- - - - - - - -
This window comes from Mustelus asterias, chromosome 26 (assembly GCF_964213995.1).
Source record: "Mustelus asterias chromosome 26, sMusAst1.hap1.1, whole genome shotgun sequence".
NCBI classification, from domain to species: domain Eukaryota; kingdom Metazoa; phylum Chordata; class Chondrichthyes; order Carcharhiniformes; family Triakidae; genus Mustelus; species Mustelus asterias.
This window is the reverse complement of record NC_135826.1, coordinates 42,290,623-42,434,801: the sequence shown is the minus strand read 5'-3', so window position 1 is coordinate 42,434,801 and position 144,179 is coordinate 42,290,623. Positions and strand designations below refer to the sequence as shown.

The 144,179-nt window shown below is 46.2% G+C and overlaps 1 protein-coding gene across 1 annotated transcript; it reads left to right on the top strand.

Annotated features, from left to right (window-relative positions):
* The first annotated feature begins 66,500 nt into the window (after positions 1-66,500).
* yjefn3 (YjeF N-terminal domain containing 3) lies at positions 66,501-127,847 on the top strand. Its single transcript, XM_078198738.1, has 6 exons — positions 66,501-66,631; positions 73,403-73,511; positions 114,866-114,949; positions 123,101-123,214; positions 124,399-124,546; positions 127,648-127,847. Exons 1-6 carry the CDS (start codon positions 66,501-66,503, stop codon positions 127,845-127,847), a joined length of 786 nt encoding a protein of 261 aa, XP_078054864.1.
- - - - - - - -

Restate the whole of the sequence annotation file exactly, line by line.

This window comes from Mustelus asterias, chromosome 26 (assembly GCF_964213995.1).
Source record: "Mustelus asterias chromosome 26, sMusAst1.hap1.1, whole genome shotgun sequence".
NCBI classification, from domain to species: domain Eukaryota; kingdom Metazoa; phylum Chordata; class Chondrichthyes; order Carcharhiniformes; family Triakidae; genus Mustelus; species Mustelus asterias.
This window is the reverse complement of record NC_135826.1, coordinates 42,290,623-42,434,801: the sequence shown is the minus strand read 5'-3', so window position 1 is coordinate 42,434,801 and position 144,179 is coordinate 42,290,623. Positions and strand designations below refer to the sequence as shown.

The 144,179-nt window shown below is 46.2% G+C and overlaps 1 protein-coding gene across 1 annotated transcript; it reads left to right on the top strand.

Annotated features, from left to right (window-relative positions):
* The first annotated feature begins 66,500 nt into the window (after positions 1-66,500).
* yjefn3 (YjeF N-terminal domain containing 3) lies at positions 66,501-127,847 on the top strand. Its single transcript, XM_078198738.1, has 6 exons — positions 66,501-66,631; positions 73,403-73,511; positions 114,866-114,949; positions 123,101-123,214; positions 124,399-124,546; positions 127,648-127,847. Exons 1-6 carry the CDS (start codon positions 66,501-66,503, stop codon positions 127,845-127,847), a joined length of 786 nt encoding a protein of 261 aa, XP_078054864.1.